I have just started studying dependency grammar and I am really struggling with the relationship types and trees. I have only ever drawn classic syntactic trees so I keep getting confused. Could you recommend any resources that have dependency grammar tree examples I could use to study. Thank you.

  • 1
    The other kind of syntax features constituents; dependency is not avoided so much as viewed as overlapping with constituency. Both kinds of systems work, though there are differences.
    – jlawler
    Mar 16, 2023 at 19:40

2 Answers 2


Dependency grammar (DG) is an approach to the study of the syntax and grammar of natural languages that is quite distinct from phrase structure grammar (PSG), which is also known as constituency grammar. The modern history of DG begins with Lucien Tesnière's major oeuvre (1959), whereas the modern history of PSG begins arguably with Noam Chomsky's first prominent work (1957).

DG views linguistic structures in terms of a one-to-one mapping of atomic linguistic units to the nodes in structure, whereas PSG assumes a one-to-one-or-more mapping. The distinction is clearly visible when one compares the tree structures. The next trees are taken from the Wikipedia article on DG:

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The DG tree on the left contains seven words and seven nodes, whereas the PSG tree on the right contains seven words but thirteen nodes. Both trees employ the convention whereby the words themselves are used as the node labels in the tree. Note that both trees allow one to identify heads and dependents. Due to the one-to-one mapping of DG, however, the dependencies between syntactic units (words and phrases) are direct, whereas the one-to-one-or-more mapping of PSG often results in dependencies that are indirect and hence less visible in the tree representations.

There are various conventions used to show DG dependencies. The next DG trees are also taken from the Wikipedia article on DG:

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One encounters the convention of arced arrows shown in (e) here frequently. The arced arrows are preferred by computational linguists in the field of natural language processing (NLP). DG is preferred over PSG among computational linguists because of the ease with which one can produce DG parses of actual sentences and texts.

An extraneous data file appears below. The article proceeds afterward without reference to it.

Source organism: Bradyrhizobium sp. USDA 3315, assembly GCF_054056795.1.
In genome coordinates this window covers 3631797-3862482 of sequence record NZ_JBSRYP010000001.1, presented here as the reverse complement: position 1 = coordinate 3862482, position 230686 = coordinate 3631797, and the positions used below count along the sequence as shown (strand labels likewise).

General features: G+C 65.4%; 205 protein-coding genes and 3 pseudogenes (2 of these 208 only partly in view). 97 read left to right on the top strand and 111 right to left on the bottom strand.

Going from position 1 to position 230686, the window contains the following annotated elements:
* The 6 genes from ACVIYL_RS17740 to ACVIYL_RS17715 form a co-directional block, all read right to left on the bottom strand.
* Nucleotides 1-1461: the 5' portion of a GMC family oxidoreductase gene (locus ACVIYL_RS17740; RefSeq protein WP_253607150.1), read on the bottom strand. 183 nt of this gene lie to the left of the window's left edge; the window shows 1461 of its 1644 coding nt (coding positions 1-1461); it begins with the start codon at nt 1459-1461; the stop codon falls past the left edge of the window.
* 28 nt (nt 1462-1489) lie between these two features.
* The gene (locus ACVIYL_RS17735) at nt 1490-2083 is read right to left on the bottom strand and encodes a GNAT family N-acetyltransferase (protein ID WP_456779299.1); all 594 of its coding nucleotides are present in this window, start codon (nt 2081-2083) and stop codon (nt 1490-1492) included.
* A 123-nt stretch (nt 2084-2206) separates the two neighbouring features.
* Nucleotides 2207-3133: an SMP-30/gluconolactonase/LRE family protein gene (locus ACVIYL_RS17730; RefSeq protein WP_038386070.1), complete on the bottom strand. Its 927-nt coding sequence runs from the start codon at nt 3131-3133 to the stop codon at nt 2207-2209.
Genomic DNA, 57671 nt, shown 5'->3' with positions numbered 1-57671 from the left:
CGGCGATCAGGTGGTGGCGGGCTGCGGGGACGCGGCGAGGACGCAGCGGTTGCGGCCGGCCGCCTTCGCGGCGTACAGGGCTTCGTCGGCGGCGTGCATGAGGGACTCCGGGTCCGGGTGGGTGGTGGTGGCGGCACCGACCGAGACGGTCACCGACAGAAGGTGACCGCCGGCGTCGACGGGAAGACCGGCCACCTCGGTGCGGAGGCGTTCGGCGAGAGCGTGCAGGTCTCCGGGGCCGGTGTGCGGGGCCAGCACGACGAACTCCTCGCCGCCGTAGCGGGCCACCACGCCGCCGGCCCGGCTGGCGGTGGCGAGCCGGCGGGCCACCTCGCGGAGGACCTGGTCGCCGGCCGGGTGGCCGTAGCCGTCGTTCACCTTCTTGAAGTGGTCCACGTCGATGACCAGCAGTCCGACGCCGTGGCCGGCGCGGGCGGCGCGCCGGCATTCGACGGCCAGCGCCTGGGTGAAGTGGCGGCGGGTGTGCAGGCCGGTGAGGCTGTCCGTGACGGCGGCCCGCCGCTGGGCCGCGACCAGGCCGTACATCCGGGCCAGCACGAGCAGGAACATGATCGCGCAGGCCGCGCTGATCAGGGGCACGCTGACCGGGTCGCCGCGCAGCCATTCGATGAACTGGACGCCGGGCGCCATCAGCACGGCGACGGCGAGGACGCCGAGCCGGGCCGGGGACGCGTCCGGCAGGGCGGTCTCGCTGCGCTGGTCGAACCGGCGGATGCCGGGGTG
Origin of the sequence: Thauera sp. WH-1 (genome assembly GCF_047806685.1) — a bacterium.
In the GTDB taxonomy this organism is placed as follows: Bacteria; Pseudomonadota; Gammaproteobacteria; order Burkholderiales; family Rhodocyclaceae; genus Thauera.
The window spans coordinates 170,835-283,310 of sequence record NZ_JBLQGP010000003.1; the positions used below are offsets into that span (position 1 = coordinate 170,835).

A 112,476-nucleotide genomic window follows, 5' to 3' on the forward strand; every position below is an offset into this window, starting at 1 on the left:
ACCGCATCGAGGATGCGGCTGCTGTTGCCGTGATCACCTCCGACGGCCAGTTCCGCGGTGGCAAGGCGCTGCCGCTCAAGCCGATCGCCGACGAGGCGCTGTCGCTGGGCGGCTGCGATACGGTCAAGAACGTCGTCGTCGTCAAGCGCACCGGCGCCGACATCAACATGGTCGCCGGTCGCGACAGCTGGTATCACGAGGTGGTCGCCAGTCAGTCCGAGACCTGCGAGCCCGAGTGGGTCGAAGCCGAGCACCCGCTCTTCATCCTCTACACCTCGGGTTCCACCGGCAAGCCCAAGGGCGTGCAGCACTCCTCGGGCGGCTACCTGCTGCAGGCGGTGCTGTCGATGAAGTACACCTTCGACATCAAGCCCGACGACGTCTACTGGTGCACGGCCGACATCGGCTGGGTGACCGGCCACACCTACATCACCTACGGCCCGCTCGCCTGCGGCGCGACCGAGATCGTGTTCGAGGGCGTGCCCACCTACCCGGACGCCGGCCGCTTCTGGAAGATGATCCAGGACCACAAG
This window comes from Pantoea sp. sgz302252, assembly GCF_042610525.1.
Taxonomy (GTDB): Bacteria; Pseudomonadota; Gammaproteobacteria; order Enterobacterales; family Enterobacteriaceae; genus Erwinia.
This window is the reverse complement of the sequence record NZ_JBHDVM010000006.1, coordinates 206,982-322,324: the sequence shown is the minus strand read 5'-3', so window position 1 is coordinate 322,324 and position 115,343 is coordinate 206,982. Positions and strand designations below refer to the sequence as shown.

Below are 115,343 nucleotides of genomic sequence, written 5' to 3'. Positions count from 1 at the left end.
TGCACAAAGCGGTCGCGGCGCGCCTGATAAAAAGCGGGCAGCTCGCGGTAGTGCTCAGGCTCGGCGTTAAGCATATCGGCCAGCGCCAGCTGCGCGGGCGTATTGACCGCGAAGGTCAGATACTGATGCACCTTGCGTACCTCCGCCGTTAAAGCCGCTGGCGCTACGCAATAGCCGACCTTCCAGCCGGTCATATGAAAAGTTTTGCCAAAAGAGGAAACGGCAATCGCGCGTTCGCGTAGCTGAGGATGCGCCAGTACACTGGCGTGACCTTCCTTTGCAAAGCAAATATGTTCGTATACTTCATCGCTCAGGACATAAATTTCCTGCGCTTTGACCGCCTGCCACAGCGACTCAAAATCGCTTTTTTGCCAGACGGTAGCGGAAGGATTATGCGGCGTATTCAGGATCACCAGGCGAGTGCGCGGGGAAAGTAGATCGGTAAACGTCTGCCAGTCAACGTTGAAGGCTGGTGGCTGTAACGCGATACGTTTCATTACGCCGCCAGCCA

Indeed, proponents of DG often point to the simplicity of DG analyses compared to PSG analyses. When I teach DG to students, they can produce dependency parses of many sentences after just an hour of instruction. The same cannot be said of students learning to parse sentences in terms of PSG. The proponents of PSG counter, though, that while DG parses may be easy to produce, they are too simple and hence cannot convincingly shed light on the multiplicity and variation of syntactic phenomena that occur in natural languages.

Concerning the dependency relations (i.e. the "relationship types" mentioned in the question), the inventory of relations varies based on the annotation scheme assumed or the type of DG one adopts. For me, the relevant point about the relations is that one need not focus on them. Dependency parses can ignore them and yet still provide crucial insight into the syntactic structures at hand. Dependency parses show the groupings of syntactic units very efficiently.

Finally, there are indeed various types of DG, as mentioned by Sir Cornflakes. The Universal Dependencies (UD) approach that he links to is one prominent type of DG, and one that is debated. I recommend also checking out the Surface-Syntactic Universal Dependencies (SUD) approach, too, since I think its annotation scheme is more plausible.


The website Universal Dependencies contains a wealth of practical and readable documentation on dependency relations.

Note that this is just one flavour of doing dependency grammar, there are other schools around and you should listen to your teacher that you talk about the same things.

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